Which Comes First: Dome or Team?
Seattle had long obsessed about joining the “big leagues” in sports. It had some experience thanks to the Seattle Metropolitans hockey team, which won the Stanley Cup in 1917, and the later Totems, a minor league franchise that played in the Western Hockey League from 1957-1974. The Seattle SuperSonics made their National Basketball Association debut in 1966 (and won the NBA championship in 1979) and the Seattle Sounders would make a big but brief splash in national soccer play, but what city leaders and fans really coveted were major league baseball and football teams.
Seattle had to overcome several obstacles, including the lack of adequate venues. The aging Sicks' Stadium had served the Pacific Coast League Rainiers long and well, but the days of both were numbered. Husky Stadium was fine for rough and ready college football and its hardy fans, but lacked the amenities needed to attract a professional team and upscale followers.
The first serious proposal for major new “domed” stadium to serve both baseball and football was floated by Seattle restaurateur Dave Cohn in 1959. The Seattle City Council rushed a $15 million bond issue onto the 1960 ballot, but voters were not quite ready to pay the ticket price -- especially with no guarantees that Seattle would win a major league franchise in either sport.
The idea for a domed stadium was revived in 1966, and this time the National Football League strongly hinted that Seattle was an early contender for an “expansion” franchise. Talks were also well advanced with the American League for a baseball team. This time King County took the lead and placed a bond issue on the November ballot, but it failed again.
Stadium boosters quickly reorganized and joined forces with the “Forward Thrust” regional improvement effort just launched by civic leader James Ellis. Voters approved $40 million in bonds for a new “King County Multipurpose Domed Stadium” -- better known as the Kingdome -- on February 13, 1968.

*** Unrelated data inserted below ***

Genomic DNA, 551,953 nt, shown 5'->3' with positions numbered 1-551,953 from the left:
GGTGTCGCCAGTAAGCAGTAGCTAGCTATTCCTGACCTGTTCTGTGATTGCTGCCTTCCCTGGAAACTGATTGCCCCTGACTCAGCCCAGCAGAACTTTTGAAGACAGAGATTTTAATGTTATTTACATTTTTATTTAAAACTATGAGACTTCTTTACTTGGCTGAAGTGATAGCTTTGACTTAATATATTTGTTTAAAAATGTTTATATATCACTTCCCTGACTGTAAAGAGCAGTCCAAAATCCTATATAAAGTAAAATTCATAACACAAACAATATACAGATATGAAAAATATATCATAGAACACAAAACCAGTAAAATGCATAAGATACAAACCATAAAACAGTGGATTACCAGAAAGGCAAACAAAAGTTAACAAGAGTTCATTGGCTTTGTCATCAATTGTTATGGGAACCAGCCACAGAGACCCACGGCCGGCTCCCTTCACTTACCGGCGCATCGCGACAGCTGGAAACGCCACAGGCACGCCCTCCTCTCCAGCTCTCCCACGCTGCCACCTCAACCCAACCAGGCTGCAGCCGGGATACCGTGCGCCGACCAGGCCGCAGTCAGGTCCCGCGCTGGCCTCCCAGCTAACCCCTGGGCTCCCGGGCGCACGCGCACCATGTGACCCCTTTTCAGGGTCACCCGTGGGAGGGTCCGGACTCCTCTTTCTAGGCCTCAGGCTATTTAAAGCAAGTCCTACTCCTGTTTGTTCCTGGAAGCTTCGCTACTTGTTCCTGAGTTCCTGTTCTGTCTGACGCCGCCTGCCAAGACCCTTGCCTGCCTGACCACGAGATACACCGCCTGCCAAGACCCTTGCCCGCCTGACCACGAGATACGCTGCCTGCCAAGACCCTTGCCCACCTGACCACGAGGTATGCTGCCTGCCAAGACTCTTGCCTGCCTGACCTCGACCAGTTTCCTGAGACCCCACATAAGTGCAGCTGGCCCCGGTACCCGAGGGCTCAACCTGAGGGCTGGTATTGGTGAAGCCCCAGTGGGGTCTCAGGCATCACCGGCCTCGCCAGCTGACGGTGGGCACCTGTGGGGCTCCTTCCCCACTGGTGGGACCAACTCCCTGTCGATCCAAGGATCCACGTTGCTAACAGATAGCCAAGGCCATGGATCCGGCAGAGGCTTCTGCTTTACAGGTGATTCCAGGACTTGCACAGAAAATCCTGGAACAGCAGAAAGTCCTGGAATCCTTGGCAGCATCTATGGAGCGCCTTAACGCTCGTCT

Build It and They Will Come
With the encouragement of local elected officials, the business community, and an eager public, clothing and shoe magnate Lloyd W. Nordstrom took the lead in organizing a bidding consortium, “Seattle Professional Football,” including industrialist D. E. “Ned” Skinner, contractor Howard S. Wright, retailer M. Lamont Bean, and entrepreneur Herman Sarkowsky as chief operating officer. When the NFL set the price of an expansion franchise at $16 million (not counting operating cash and capitalization), a competing local group, the “Seattle Kings,” endorsed SPF’s bid.
At a New York City press conference on December 5, 1974, NFL Commissioner Pete Roselle announced the approval of the Seattle bid and that of Tampa. Former UW Husky executive John Thompson was hired as general manager on March 5, 1975. After a contest that drew more than 20,000 entries, the name “Seahawks” was selected on June 17, 1975. Thompson then recruited Jack Patera to build and coach the new team, bravely predicting that the Hawks would play a Super Bowl game within four years.
As the finishing touches were being put on the Kingdome, the news arrived from Mexico that Lloyd Nordstrom had suddenly died on January 20, 1976. Brother Elmer Nordstrom assumed his ownership role in the family’s behalf. The Kingdome itself opened on March 27 of that year to record crowds and rave reviews despite its rather Spartan amenities and Stalinist utilitarianism.
The Seahawks took to the Dome’s Astroturf for the first time on August 1, 1976, to face the San Francisco 49ers in an exhibition game. They lost, as they did in their first regular season face-off against the St. Louis Cardinals on September 12 (not to mention the next four games). Inspired by the skills of exciting new players such as Jim Zorn and Steve Largent, no one seemed to care much. Seattle was in the “big-leagues” at last.
Post Script: The Seahawks passed through several ownerships before being acquired by Microsoft co-founder Paul G. Allen (b. 1953) in 1996. The multipurpose cohabitation of the Seahawks and Mariners in the Dome proved economically infeasible and each demanded their own stadium in the 1990s. The Kingdome was imploded on March 26, 2000, to make way for the Seahawks' new home in Qwest Field (later renamed CenturyLink Field), funded by Paul Allen and by Washington State bonds. It opened on July 20, 2002.